December 10, 2005
Looks like the medical community is beginning to grasp what most of us have known all along—that the hatemongers of the Christian right are actually insane:
Mental health practitioners say they regularly confront extreme forms of racism, homophobia and other prejudice in the course of therapy, and that some patients are disabled by these beliefs. As doctors increasingly weigh the effects of race and culture on mental illness, some are asking whether pathological bias ought to be an official psychiatric diagnosis.
Advocates have circulated draft guidelines and have begun to conduct systematic studies. […] The proposed guidelines that California psychologist Edward Dunbar created describe people whose daily functioning is paralyzed by persistent fears and worries about other groups. […] Dunbar and others say patients with disabling levels of prejudice should be treated for the same reason as are patients with any other disorder: They would feel, live and function better.
“They are delusional,” said Alvin F. Poussaint, a professor of psychiatry at Harvard Medical School, who has long advocated such a diagnosis. “They imagine people are going to do all kinds of bad things and hurt them, and feel they have to do something to protect themselves.”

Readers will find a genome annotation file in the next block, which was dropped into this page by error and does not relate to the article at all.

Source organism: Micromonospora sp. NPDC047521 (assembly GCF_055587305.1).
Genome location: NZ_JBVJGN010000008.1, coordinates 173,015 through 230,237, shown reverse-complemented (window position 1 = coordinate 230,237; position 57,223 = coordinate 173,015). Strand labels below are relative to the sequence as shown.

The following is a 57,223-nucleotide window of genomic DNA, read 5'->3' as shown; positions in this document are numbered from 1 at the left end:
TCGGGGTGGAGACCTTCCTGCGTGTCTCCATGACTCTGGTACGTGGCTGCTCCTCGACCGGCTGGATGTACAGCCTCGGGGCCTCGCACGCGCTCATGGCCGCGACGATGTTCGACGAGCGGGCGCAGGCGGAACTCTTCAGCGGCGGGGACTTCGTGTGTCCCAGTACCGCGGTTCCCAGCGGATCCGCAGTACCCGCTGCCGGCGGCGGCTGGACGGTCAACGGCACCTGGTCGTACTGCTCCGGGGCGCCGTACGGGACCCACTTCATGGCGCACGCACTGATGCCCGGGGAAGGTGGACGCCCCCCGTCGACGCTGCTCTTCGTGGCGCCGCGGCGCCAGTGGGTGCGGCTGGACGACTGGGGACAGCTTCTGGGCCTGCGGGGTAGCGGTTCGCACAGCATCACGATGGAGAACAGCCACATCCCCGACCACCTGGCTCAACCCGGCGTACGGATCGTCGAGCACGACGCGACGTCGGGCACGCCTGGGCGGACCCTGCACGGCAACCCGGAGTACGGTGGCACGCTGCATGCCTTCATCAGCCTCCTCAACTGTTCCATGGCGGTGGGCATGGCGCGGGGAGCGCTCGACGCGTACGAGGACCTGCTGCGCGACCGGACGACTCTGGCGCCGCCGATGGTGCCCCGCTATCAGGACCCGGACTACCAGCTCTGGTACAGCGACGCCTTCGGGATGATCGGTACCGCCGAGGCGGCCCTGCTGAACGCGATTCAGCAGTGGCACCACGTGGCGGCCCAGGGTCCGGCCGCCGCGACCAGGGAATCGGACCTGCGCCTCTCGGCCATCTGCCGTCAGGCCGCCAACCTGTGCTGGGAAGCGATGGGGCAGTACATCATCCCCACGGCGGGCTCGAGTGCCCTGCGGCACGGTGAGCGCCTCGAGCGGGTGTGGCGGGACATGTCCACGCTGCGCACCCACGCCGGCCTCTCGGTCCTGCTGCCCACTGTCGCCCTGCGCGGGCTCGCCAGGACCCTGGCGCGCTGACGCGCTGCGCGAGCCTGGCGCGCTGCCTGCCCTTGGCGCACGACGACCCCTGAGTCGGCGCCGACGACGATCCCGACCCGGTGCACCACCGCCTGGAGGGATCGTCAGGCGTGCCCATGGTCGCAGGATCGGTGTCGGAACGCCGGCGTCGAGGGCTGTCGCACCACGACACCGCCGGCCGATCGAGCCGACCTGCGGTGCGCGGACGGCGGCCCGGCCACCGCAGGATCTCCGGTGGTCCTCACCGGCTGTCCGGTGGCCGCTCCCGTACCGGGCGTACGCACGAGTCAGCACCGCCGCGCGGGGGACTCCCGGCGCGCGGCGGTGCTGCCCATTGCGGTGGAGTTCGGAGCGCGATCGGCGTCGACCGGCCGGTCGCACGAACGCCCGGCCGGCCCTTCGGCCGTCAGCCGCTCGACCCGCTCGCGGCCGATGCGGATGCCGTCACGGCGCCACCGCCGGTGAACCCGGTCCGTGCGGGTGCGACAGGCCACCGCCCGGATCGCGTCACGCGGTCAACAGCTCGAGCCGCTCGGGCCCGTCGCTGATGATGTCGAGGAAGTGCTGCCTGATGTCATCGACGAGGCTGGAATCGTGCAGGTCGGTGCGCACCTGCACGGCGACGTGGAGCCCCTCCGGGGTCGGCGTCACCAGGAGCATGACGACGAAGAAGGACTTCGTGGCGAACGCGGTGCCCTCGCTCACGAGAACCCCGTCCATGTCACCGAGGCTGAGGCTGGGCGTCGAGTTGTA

“When they reach that stage, they are very impaired,” he said. “They can’t work and function; they can’t hold a job. They would benefit from treatment of some type, particularly medication.”
… “We treat racism and homophobia as delusional disorders,” said Shama Chaiken, who later became a divisional chief psychologist for the California Department of Corrections, at a meeting of the American Psychiatric Association. “Treatment with antipsychotics does work to reduce these prejudices.”
A recent study by Robb Willer of Cornell University identified some other symptoms of homophobia to watch out for at your local megachurch:
“[M]en who are insecure about their masculinity will behave in an extremely masculine way as compensation. […] They displayed more homophobic attitudes, tended to support the Iraq War more and would be more willing to purchase an SUV over another type of vehicle.”
“Masculinity-threatened men also reported feeling more ashamed, guilty, upset and hostile than did masculinity-confirmed men,” states Willer’s report, “Overdoing Gender: Testing the Masculine Overcompensation Thesis.”
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